+----------------------+------------------+-----+------+

|[James, , Smith]      |[Java, Scala, C++]|OH   |M     |

|[Mike, Mary, Williams]|[Python, VB]      |OH   |M     |

+----------------------+------------------+-----+------+

Filter Based on the list values:

If you have a list of elements and want to filter out those that are not in the list or are in the list, use the isin() function of the Column class. It does not have an isnotin() function, but you can accomplish the same thing by using the not operator ().

#Filter IS IN List values

li=["OH","CA","DE"]

df.filter(df.state.isin(li)).show()

+--------------------+------------------+-----+------+

|                name|         languages|state|gender|

+--------------------+------------------+-----+------+

|    [James, , Smith]|[Java, Scala, C++]|   OH|     M|

| [Julia, , Williams]|      [CSharp, VB]|   OH|     F|

|[Mike, Mary, Will...|      [Python, VB]|   OH|     M|

+--------------------+------------------+-----+------+

# Filter NOT IS IN List values

#These show all records with NY (NY is not part of the list)

df.filter(~df.state.isin(li)).show()

df.filter(df.state.isin(li)==False).show()

Filter Based on Starts with and End with and Contains:

You could also use the Column class's startswith(), endswith(), and contains() methods to filter DataFrame rows. More examples of Column class can be found in PySpark Column Functions.

# Using startswith

df.filter(df.state.startswith("N")).show()

+--------------------+------------------+-----+------+

|                name|         languages|state|gender|

+--------------------+------------------+-----+------+

|      [Anna, Rose, ]|[Spark, Java, C++]|   NY|     F|

|[Maria, Anne, Jones]|      [CSharp, VB]|   NY|     M|

|  [Jen, Mary, Brown]|      [CSharp, VB]|   NY|     M|

+--------------------+------------------+-----+------+

#using endswith

df.filter(df.state.endswith("H")).show()

#contains

df.filter(df.state.contains("H")).show()

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Filter on Array Column:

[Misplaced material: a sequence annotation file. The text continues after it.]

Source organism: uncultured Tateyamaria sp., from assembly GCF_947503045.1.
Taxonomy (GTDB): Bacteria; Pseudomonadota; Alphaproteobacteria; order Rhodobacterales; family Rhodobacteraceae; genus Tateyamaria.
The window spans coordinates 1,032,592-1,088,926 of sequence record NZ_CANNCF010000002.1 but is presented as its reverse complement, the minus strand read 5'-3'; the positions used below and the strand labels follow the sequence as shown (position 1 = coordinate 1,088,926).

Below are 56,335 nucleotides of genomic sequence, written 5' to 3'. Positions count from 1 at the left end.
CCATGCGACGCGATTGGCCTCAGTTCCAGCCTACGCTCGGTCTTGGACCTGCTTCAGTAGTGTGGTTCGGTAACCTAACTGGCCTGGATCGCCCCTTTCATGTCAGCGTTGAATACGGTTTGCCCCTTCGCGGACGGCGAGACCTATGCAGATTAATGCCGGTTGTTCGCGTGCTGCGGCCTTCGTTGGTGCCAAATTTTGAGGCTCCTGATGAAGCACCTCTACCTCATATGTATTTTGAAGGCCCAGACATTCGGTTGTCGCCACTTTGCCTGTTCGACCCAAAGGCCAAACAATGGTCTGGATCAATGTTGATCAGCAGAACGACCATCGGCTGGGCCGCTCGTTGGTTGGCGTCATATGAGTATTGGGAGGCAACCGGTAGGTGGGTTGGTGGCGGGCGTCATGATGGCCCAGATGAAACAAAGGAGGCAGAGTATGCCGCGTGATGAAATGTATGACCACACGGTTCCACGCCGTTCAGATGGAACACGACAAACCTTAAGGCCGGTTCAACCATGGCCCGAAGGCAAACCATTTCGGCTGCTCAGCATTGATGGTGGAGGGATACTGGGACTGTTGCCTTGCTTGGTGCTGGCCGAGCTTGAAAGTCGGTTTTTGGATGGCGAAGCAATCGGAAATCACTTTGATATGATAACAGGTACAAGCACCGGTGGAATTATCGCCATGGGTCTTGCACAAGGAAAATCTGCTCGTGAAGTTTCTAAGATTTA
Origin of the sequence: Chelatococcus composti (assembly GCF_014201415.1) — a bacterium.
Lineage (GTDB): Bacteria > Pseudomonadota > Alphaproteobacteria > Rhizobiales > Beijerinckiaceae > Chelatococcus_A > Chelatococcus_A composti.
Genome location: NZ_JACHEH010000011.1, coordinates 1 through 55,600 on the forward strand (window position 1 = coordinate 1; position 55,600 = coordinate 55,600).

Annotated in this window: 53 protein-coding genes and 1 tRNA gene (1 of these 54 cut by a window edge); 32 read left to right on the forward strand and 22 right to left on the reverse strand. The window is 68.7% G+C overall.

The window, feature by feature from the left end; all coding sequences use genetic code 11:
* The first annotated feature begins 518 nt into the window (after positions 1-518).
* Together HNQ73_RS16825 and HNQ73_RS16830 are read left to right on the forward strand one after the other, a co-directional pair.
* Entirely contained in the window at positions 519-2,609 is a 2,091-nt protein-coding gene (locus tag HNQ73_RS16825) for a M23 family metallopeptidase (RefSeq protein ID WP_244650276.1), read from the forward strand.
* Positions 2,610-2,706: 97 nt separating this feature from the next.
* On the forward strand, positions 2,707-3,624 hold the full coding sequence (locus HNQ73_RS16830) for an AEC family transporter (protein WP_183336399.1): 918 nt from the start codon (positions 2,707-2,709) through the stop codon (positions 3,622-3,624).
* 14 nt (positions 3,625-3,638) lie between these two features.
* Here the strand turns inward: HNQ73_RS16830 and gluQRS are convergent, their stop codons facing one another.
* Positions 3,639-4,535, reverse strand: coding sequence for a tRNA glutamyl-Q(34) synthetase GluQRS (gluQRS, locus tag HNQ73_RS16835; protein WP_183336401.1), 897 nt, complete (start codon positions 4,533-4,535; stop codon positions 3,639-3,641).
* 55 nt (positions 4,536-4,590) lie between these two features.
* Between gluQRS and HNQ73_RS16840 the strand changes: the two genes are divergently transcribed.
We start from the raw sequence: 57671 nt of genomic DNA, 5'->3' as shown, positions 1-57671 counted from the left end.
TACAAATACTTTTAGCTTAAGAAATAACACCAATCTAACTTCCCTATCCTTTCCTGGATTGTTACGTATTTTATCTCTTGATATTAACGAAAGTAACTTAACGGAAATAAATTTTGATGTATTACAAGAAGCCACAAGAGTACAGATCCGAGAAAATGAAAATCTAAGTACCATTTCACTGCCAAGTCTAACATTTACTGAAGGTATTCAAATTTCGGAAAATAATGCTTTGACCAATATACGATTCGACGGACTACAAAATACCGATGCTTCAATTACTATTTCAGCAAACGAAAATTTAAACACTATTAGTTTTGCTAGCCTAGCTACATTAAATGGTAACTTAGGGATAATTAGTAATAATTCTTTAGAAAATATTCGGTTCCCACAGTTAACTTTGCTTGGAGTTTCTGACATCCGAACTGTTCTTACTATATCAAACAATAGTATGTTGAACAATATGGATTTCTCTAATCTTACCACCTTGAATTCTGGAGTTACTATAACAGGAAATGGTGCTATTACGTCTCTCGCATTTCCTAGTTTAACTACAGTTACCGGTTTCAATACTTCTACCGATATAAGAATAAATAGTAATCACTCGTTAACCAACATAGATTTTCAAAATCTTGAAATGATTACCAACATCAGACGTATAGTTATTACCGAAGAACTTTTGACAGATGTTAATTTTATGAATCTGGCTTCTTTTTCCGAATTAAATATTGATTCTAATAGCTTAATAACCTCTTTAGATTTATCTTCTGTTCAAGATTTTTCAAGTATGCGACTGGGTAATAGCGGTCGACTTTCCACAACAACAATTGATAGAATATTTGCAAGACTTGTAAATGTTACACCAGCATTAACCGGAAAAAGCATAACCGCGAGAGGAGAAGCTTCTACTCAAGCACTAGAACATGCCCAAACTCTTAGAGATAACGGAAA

The first syntax can be used to filter rows from a DataFrame based on a value in an array collection column. The following example employs array contains() from Pyspark SQL functions, which checks if a value exists in an array and returns true if it does, otherwise false.

from pyspark.sql.functions import array_contains

df.filter(array_contains(df.languages,"Java")) \

    .show(truncate=False)     

Below is the Source Code for PySpark Filter:

Import pyspark

from pyspark.sql import SparkSession

from pyspark.sql.types import StructType,StructField, StringType, IntegerType, ArrayType

from pyspark.sql.functions import col,array_contains

spark = SparkSession.builder.appName('SparkByExamples.com').getOrCreate()

arrayStructureData = [

        (("James","","Smith"),["Java","Scala","C++"],"OH","M"),

        (("Anna","Rose",""),["Spark","Java","C++"],"NY","F"),

        (("Julia","","Williams"),["CSharp","VB"],"OH","F"),

        (("Maria","Anne","Jones"),["CSharp","VB"],"NY","M"),

        (("Jen","Mary","Brown"),["CSharp","VB"],"NY","M"),

        (("Mike","Mary","Williams"),["Python","VB"],"OH","M")

        ]

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arrayStructureSchema = StructType([

        StructField('name', StructType([

             StructField('firstname', StringType(), True),

             StructField('middlename', StringType(), True),

             StructField('lastname', StringType(), True)

             ])),

         StructField('languages', ArrayType(StringType()), True),

         StructField('state', StringType(), True),

         StructField('gender', StringType(), True)

         ])

df = spark.createDataFrame(data = arrayStructureData, schema = arrayStructureSchema)

df.printSchema()

df.show(truncate=False)

df.filter(df.state == "OH") \

    .show(truncate=False)

df.filter(col("state") == "OH") \

    .show(truncate=False)    

df.filter("gender  == 'M'") \

    .show(truncate=False)    

df.filter( (df.state  == "OH") & (df.gender  == "M") ) \

    .show(truncate=False)        

df.filter(array_contains(df.languages,"Java")) \

    .show(truncate=False)        

df.filter(df.name.lastname == "Williams") \

    .show(truncate=False) 

Conclusion:

Under this tutorial, I demonstrated how and where to filter rows from PySpark DataFrame using single or multiple conditions and SQL expressions, as well as how to filter rows by providing conditions on the array and struct columns with Spark using Python examples.Users may use the where() function to filter the rows on PySpark DataFrame.

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Manikanth
Manikanth
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As a Senior Writer for HKR Trainings, Sai Manikanth has a great understanding of today’s data-driven environment, which includes key aspects such as Business Intelligence and data management. He manages the task of creating great content in the areas of Digital Marketing, Content Management, Project Management & Methodologies, Product Lifecycle Management Tools. Connect with him on LinkedIn and Twitter.